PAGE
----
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Esophageal Varices

Maximos Attia, MD, FAAFP and Marcelle Meseeha, MD Reviewed 06/2019
 


BASICS

DESCRIPTION

  • Dilated submucosal esophageal veins connecting the portal and systemic circulations

  • Most commonly results from portal hypertension (typically a result of cirrhosis)

  • Variceal rupture: m...

DIAGNOSIS

  • First indication of varices is often GI bleeding: hematemesis, hematochezia, and/or melena.

  • Occult bleeding (anemia): uncommon

HISTORY

  • Underlying history of cirrhosis/liver disease. Variceal bl...

TREATMENT

GENERAL MEASURES

  • Treat underlying cirrhotic comorbidities.

  • Variceal bleeding is often complicated by hepatic encephalopathy and infection.

  • Active bleeding (3)[A]

    • IV access, hemodynamic resuscita...

ONGOING CARE

FOLLOW-UP RECOMMENDATIONS

Patient Monitoring

  • Close monitoring of vital signs

  • Endoscopic variceal ligation, every 1 to 4 weeks, until varices eradicated

  • If TIPS, repeat endoscopy to assess reb...

REFERENCES

1
de Franchis R; and Baveno VI Faculty. Expanding consensus in portal hypertension: report of the Baveno VI Consensus Workshop: stratifying risk and individualizing care for portal hypertens...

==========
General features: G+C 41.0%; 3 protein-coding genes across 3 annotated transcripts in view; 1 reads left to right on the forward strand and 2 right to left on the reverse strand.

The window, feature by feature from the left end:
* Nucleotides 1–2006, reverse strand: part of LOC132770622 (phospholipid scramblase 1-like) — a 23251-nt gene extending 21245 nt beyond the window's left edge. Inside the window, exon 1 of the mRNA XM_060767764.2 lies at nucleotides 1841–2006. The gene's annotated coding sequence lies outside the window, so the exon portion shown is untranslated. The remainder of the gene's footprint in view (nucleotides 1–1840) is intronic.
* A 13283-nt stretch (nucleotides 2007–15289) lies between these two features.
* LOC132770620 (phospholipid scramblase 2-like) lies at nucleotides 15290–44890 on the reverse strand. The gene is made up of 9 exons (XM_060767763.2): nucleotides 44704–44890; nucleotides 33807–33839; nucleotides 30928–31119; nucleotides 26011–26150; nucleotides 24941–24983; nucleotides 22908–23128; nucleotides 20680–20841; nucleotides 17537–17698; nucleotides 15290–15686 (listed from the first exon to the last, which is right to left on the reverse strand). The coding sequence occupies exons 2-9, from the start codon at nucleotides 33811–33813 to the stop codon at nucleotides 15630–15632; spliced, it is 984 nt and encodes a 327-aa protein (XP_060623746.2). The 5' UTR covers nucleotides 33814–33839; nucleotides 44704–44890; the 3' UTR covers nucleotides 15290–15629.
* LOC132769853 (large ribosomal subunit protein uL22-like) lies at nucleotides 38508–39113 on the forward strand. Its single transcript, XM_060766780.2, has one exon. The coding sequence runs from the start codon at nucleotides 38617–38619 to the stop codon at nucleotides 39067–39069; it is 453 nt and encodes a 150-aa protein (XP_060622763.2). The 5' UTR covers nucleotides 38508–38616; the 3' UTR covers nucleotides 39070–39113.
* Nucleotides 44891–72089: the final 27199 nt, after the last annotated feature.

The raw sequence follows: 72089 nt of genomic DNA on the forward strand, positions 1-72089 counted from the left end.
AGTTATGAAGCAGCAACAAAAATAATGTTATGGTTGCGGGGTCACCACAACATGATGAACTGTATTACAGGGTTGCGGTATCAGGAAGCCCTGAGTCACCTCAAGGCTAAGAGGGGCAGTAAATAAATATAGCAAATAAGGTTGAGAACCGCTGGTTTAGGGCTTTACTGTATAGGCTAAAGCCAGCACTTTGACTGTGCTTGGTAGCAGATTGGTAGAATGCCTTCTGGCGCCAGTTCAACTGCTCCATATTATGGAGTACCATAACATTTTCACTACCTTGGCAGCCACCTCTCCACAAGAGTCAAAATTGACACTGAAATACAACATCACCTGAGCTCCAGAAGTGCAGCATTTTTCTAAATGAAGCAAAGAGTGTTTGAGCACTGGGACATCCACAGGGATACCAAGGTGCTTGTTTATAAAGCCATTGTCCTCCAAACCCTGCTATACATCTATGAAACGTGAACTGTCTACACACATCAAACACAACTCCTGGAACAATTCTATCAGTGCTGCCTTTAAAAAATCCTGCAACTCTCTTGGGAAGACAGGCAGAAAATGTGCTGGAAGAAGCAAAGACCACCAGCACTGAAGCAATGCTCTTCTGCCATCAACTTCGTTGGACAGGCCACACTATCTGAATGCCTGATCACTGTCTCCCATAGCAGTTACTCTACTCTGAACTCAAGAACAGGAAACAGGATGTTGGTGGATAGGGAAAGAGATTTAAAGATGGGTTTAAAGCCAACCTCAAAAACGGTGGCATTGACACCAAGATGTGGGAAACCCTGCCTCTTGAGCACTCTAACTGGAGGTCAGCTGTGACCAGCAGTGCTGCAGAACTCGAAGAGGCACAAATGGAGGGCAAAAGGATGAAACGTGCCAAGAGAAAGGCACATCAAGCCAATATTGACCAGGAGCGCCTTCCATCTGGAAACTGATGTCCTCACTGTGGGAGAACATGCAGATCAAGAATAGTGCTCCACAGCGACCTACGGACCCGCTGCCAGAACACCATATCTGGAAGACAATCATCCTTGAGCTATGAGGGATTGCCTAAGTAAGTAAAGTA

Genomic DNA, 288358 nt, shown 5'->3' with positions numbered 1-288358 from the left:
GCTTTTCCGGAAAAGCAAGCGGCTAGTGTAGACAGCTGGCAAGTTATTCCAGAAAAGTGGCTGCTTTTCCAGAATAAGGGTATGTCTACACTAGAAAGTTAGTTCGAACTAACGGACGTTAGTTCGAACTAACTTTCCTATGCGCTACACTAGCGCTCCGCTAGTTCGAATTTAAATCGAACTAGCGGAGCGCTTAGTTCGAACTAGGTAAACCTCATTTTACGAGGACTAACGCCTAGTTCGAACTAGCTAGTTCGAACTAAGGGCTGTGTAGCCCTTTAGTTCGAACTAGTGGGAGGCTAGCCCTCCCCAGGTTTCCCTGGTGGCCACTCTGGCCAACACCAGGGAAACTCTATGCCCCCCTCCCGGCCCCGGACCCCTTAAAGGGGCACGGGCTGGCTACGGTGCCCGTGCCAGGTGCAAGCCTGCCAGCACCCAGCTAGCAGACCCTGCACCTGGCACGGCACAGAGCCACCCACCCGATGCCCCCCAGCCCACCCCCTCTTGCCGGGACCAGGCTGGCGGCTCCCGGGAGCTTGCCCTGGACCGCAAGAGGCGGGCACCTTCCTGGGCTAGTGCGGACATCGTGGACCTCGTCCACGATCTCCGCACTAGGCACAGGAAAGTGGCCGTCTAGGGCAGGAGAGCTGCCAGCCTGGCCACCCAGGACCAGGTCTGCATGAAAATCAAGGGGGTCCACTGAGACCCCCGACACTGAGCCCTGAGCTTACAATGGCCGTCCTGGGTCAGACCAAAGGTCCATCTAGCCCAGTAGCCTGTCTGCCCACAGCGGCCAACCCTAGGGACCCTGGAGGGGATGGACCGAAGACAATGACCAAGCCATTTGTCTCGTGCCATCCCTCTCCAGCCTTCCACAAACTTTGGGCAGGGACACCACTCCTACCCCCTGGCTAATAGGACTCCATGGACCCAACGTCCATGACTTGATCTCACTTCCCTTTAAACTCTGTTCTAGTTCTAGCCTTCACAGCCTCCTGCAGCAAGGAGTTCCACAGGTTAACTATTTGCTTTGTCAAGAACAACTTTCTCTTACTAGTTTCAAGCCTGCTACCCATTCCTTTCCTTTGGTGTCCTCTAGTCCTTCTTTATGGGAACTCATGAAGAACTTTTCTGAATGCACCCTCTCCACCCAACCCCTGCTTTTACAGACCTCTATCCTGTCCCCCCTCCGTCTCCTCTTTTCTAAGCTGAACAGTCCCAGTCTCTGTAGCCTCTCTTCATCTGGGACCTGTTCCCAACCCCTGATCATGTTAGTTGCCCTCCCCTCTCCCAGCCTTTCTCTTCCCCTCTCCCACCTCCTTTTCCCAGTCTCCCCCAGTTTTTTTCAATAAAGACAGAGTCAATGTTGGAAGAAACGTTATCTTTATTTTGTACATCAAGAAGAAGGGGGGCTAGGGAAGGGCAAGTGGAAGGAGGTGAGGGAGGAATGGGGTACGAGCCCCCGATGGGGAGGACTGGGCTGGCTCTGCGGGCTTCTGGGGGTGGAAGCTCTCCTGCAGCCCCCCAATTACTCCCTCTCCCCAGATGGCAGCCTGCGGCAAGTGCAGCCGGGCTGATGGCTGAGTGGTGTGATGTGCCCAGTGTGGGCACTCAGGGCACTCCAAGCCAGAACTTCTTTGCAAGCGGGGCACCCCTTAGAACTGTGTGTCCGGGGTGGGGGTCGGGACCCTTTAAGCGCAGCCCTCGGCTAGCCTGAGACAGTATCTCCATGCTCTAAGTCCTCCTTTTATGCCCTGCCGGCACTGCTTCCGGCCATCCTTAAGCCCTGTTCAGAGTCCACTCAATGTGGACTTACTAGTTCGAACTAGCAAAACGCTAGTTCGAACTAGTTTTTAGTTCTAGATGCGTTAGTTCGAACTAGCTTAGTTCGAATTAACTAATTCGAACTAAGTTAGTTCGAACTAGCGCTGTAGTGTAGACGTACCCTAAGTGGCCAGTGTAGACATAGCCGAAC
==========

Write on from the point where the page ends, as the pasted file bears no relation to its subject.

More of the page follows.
ADDITIONAL READING

  • Tayyem O, Bilal M, Samuel R, et al. Evaluation and management of variceal bleeding. Dis Mon.  2018;64(7):312–320. [View Abstract on OvidMedline]

  • Zanetto A, Senzolo M, Ferrarese ...

CODES

ICD10

  • I85.00 Esophageal varices without bleeding

  • I85.01 Esophageal varices with bleeding

  • I85.10 Secondary esophageal varices without bleeding

  • I85.11 Secondary esophageal varices with bleeding

ICD9

  • 456...

CLINICAL PEARLS

  • Thrombocytopenia is the most sensitive marker of increased portal pressure and large esophageal varices.

  • In acute bleeding, avoid β-blockers.

  • In acute bleeding, overtransfusion can eleva...

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